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Construct a better build-deploy pipeline with these 6 measures

Developers can launch code to production faster than ever, and still do it safely, with careful attention to the build-deploy pipeline, tests and monitoring metrics.

In the early 2000s, daily builds were the norm in the software development world. Almost two decades later, the build is continuous, kicked off with every commit. Rather than create a single Windows executable or a virtual install disk, developers push software updates through a build-deploy pipeline that can run all the way to production.

An operations team and system administrators can manage change control requests and schedule pushes to production, keeping development and operations siloed. However, a build-deploy pipeline with continuous code delivery fits the modern demands on software agility, and can require fewer resources.

Here's how to build a modern end-to-end pipeline quickly, then extend it over time.

1. Start with the build

Continuous integration (CI) starts when users pull the code together, compile it and put it in a place where someone can pick it up. Open source tools like Apache Ant or even shell scripts can poll a version control system for changes, perform a compile and then wait. Modern CI systems can listen to version control and kick off a build every push, which is a change sent into version control.

It's helpful for the build-deploy pipeline engine to trace each commit to a build, along with the duration of each build. Measure the delay from commit to completed build over time; after all, you don't want the continuous system to stop being continuous. You can also track failures and successes over time to see if the build becomes more stable or less so.

It's a good start to get builds up and running, but before you select a tool, consider some other factors.

CI/CD pipeline for software build/deploy
This example CI/CD pipeline covers code development and delivery and a sampling of tests that help ensure releases are production-ready.

2. Add reporting and notifications

Modern CI systems provide reporting and logging around builds, through a simple web-based interface. Add data visualization to take full advantage of the pipeline monitoring efforts.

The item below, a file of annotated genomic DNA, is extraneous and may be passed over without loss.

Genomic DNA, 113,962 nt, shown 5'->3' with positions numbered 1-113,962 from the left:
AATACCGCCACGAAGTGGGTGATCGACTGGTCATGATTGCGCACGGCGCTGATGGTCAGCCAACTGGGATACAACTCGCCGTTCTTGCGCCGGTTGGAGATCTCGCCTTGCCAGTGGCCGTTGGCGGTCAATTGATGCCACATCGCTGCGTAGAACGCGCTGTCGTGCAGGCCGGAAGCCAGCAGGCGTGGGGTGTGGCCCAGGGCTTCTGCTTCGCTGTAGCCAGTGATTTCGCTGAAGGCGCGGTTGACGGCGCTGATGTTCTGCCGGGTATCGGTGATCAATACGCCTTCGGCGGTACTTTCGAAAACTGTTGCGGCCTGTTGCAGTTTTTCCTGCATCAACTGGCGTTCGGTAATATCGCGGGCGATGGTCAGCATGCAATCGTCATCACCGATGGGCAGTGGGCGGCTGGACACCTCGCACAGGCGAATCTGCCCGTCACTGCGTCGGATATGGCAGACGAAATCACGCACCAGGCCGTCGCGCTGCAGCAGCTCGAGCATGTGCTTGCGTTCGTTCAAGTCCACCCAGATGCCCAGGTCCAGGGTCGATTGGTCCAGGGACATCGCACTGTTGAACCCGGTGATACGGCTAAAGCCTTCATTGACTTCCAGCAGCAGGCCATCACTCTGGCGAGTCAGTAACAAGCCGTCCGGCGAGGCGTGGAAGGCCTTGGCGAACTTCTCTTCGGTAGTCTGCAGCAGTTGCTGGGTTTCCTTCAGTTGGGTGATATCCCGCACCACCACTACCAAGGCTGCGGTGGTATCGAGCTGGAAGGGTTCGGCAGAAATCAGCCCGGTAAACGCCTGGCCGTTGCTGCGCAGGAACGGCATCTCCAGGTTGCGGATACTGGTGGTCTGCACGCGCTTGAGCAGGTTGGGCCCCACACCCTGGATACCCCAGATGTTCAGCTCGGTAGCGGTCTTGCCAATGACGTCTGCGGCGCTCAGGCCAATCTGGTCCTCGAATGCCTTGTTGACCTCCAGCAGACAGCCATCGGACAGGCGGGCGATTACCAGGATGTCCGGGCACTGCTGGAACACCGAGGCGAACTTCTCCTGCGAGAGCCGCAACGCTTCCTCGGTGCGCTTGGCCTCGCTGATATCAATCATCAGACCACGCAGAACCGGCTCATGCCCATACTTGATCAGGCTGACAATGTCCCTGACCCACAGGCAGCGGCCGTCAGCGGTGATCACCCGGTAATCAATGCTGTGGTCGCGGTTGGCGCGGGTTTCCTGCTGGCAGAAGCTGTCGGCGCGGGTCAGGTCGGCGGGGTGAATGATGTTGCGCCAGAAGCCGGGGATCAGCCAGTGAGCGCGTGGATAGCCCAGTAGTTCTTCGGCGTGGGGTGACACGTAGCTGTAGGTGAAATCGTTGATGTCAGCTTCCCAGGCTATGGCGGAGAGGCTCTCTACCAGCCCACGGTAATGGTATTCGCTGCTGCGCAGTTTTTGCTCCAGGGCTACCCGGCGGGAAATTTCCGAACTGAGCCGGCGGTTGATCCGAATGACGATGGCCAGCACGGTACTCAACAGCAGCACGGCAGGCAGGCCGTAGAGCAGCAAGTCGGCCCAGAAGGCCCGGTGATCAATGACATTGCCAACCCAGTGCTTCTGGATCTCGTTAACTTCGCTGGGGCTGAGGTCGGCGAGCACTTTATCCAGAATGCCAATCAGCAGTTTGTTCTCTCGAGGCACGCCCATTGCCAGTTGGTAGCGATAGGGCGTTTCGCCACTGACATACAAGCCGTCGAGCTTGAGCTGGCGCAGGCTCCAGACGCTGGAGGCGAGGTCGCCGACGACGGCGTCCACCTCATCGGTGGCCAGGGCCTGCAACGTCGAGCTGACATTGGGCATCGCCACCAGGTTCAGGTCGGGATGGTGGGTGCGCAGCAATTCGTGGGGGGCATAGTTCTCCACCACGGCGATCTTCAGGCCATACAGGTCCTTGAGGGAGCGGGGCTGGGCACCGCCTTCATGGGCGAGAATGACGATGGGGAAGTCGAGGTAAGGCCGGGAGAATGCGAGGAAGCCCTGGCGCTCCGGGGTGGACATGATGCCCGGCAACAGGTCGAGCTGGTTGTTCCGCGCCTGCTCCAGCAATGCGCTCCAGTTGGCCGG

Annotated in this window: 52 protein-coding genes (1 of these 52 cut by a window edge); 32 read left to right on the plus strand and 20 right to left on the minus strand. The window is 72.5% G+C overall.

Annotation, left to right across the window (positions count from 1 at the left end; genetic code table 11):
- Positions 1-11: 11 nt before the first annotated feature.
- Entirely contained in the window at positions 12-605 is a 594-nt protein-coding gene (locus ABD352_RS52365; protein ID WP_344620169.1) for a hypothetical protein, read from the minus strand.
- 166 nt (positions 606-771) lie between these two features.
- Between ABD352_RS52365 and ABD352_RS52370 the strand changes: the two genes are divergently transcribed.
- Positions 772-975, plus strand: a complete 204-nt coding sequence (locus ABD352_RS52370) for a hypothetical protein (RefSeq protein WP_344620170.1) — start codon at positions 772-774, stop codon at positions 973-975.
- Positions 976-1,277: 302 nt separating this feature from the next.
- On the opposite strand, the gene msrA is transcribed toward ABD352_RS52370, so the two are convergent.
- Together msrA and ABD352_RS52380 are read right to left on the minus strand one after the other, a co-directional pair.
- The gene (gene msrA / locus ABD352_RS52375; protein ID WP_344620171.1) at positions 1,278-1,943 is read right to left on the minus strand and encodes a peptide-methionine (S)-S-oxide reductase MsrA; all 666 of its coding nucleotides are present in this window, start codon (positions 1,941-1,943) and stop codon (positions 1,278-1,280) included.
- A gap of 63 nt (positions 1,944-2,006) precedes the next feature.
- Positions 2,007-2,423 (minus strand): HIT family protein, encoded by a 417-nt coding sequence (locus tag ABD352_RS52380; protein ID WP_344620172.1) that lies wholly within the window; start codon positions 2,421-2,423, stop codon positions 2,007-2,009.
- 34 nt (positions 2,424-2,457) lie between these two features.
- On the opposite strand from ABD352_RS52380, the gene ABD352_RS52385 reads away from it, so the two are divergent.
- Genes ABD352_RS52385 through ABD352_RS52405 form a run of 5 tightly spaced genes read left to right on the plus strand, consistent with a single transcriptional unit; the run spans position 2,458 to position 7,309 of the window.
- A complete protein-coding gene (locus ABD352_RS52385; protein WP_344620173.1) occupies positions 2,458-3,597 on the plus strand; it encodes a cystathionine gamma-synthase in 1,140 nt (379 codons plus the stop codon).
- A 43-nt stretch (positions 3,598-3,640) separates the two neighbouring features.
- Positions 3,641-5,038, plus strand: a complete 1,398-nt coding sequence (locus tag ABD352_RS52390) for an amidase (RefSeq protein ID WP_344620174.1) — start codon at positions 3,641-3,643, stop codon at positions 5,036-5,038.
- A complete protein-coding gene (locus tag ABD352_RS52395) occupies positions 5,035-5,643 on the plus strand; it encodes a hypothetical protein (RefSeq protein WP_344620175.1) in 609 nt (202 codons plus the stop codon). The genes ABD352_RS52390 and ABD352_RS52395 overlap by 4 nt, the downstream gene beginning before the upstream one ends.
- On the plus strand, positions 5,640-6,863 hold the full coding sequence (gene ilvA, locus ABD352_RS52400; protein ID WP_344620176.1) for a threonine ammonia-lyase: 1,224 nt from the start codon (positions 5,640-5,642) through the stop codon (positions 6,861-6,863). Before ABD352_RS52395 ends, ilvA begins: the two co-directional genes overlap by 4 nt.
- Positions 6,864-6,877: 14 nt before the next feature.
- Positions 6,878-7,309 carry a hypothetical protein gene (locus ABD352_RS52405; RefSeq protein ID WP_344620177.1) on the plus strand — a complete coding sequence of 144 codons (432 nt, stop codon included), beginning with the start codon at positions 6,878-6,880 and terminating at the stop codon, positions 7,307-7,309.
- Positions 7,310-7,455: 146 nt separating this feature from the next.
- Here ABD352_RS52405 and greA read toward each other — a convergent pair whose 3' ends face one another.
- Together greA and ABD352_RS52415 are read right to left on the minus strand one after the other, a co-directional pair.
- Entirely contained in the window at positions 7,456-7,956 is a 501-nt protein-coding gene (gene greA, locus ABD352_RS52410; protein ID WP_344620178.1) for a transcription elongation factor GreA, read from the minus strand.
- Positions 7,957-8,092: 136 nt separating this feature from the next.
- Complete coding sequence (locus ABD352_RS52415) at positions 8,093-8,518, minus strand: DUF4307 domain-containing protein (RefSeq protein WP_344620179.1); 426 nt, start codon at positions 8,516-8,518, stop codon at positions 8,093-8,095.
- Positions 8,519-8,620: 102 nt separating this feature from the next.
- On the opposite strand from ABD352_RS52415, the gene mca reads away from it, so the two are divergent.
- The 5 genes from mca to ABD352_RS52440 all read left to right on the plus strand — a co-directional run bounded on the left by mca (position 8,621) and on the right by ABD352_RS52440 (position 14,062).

For example, let's say a build fails. If the pipeline engine traces each build back to a single commit, the software can determine who broke the build with what action. The CI system can then notify that person or team, including a lead developer or supervisor.

Once the builds and reporting are in place, extend the build-deploy pipeline to catch more problems earlier.

3. Loop in unit tests

Test-driven development produces unit tests, which can quickly check whether a change to one component broke an expectation for that component. Testers must run unit tests frequently and maintain them. Code doesn't rust, but it can evolve with updates to the software, so some failed tests may be false failures; unit test owners should recognize and remove these failures in outdated tests, a process sometimes called greening.

Program the build system to run the unit tests as part of the pipeline. Some teams may decide to tolerate a small amount of unit tests failing, as long as the end-to-end tests continue to pass, but qualify these builds as being yellow (in the traffic light sense). If the team does not accept unit test failures, these builds would come up as red. The goal is to reach the point where test failures are exceedingly rare. Some complex, multiteam builds run unit tests then, only after all tests pass, merge the code into a master branch.

At this stage of your build-deploy pipeline journey, run tests and measure statement coverage to ensure that it increases over time. Tests should generally pass, and failures should send a notification to the programmer who made the commit that caused the failure. If possible, track the mean time to recovery -- the time from when a build fails to when it's fixed.

4. Provision the test environment

Modern web and mobile apps produce a large number of files, everything from static web pages to JavaScript, API code and SQL database changes. That code might live in a web server, application server or database. Additionally, there is often third-party code included in a build. So, what might be a good build on one version of an OS, could fail on another version or with different database drivers.